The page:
A long-standing member of practice staff has left the practice after 10 years, but she is demanding to be paid for a longer notice period. What should you do? Our legal expert advises.
This employee is potentially right as, notwithstanding what the contract says, there is a minimum period of notice set out in legislation which must be given to terminate a contract of employment. However, whether she is actually right will depend on who terminated the contract.
Your standard contract is for either party to give each other one month's notice to terminate, but if you terminated the contract then this employee was entitled to receive 10 week's notice from you, with an extra six week's pay being due.
This is because the legislation says that an employer must give a minimum of one week's notice after an employee has one month's service, increasing to two weeks after two year's service and thereafter increasing by a week per year of service up to a maximum of 12 week's notice after 12 year's service.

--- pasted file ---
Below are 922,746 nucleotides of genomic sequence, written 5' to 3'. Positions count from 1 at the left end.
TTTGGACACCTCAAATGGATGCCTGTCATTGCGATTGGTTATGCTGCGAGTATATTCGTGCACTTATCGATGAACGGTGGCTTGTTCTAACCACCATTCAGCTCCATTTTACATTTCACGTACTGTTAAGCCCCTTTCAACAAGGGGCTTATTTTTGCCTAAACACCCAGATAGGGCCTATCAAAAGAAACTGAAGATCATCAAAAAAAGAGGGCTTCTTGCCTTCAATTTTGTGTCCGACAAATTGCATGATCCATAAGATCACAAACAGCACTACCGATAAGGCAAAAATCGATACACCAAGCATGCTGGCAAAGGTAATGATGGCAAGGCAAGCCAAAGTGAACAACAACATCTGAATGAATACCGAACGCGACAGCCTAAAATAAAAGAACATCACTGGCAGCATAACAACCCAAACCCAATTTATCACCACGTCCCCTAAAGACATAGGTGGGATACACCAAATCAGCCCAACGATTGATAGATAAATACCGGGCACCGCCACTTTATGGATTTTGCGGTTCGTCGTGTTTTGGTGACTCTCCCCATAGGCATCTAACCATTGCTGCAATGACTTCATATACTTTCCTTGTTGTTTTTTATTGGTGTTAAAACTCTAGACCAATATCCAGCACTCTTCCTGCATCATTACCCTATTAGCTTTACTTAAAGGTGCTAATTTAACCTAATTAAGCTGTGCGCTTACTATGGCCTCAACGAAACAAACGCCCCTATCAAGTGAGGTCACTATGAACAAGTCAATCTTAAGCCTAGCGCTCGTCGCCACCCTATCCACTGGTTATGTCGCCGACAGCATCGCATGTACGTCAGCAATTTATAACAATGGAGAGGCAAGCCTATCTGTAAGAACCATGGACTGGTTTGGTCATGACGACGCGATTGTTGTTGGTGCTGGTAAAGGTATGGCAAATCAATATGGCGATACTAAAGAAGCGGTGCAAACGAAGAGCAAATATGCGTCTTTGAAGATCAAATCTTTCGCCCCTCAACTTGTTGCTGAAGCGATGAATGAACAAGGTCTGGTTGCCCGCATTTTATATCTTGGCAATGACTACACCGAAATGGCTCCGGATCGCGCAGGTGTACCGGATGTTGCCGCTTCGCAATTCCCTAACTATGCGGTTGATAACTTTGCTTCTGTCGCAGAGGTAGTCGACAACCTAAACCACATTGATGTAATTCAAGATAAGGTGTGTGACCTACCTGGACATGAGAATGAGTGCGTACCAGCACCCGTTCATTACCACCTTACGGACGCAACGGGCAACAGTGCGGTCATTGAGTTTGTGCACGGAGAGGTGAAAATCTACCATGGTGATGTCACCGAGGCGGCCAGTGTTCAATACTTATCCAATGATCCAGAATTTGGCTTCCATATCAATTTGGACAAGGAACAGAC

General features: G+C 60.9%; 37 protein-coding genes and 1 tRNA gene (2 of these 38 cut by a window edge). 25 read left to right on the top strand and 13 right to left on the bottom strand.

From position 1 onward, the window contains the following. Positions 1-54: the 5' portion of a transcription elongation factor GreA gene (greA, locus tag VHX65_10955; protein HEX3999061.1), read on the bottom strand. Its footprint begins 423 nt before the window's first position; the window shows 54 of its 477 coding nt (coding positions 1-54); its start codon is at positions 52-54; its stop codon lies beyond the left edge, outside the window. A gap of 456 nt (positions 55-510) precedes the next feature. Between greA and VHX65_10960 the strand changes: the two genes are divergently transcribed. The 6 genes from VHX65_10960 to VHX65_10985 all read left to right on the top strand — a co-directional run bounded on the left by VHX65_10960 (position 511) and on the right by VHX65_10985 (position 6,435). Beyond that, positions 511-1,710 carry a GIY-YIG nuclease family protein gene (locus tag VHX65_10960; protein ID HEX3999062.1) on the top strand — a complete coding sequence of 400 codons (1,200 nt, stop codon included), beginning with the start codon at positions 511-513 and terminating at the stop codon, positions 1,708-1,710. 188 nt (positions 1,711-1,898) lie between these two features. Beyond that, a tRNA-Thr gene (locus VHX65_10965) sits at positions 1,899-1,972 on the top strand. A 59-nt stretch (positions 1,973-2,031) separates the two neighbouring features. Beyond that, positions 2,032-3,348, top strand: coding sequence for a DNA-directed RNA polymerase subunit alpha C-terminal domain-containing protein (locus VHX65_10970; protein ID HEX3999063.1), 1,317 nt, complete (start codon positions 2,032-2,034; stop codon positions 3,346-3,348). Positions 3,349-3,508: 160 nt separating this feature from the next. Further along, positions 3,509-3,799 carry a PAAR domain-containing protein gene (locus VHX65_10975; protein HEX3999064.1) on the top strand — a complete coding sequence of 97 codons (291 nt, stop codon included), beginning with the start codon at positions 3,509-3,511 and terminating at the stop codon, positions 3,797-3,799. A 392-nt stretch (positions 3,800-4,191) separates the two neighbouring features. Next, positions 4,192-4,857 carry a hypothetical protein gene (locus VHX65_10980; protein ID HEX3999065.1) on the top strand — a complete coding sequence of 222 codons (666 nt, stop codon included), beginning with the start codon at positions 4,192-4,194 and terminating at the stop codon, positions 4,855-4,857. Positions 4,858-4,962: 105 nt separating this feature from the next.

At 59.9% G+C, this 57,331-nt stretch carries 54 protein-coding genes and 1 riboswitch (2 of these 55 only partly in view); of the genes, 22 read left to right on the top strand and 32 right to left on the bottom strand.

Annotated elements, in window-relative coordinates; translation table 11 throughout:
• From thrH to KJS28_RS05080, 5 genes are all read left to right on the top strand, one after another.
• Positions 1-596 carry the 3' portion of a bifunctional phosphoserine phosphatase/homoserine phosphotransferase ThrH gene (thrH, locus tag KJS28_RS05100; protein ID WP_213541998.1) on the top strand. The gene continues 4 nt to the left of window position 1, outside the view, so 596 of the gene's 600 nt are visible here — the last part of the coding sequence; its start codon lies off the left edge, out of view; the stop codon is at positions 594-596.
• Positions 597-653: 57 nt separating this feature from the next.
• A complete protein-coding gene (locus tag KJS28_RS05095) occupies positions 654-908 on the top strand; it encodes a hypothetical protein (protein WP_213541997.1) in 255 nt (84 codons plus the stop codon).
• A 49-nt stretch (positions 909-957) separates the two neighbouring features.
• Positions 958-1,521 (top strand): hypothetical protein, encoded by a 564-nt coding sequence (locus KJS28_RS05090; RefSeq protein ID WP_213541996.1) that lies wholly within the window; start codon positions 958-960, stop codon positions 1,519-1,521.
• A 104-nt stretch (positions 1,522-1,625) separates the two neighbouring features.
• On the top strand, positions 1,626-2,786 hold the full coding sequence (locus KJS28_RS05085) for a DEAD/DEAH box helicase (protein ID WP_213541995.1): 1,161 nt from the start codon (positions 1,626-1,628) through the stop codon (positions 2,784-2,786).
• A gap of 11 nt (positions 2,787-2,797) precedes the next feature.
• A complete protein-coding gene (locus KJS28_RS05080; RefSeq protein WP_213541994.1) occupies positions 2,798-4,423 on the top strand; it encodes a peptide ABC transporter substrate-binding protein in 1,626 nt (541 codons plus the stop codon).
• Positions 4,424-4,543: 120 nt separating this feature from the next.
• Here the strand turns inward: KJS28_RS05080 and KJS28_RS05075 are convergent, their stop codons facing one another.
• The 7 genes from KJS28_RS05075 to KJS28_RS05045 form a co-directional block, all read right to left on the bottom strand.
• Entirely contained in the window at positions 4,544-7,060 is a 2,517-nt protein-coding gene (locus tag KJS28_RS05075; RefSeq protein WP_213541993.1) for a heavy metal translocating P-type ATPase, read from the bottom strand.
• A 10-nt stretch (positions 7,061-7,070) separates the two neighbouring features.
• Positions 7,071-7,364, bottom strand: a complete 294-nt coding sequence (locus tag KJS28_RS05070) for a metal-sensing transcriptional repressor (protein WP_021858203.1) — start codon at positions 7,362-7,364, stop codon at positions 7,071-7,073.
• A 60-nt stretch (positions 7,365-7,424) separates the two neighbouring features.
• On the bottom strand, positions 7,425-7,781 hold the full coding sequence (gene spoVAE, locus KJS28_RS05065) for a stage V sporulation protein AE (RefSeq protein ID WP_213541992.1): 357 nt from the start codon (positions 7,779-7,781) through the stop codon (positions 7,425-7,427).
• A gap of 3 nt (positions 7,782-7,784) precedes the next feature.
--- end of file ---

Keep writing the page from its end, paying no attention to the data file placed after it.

A contract can be more generous than this, but where it falls short of the minimum, the legislation prevails. Your standard contract is therefore fine for anyone in their first four year's of employment but anyone with longer service may similarly challenge it.
However, if it was your employee who resigned then she has received adequate notice. An employee must give a minimum of one week's notice to terminate her contract. Your contract provides for a month, and it is fine to contract for this longer period or to subsequently mutually agree to a longer notice period after a resignation if this suits both parties.
Alison Graham is a healthcare employment lawyer at Veale Wasbrough VizardsAlison Graham is a healthcare employment lawyer at Veale Wasbrough Vizards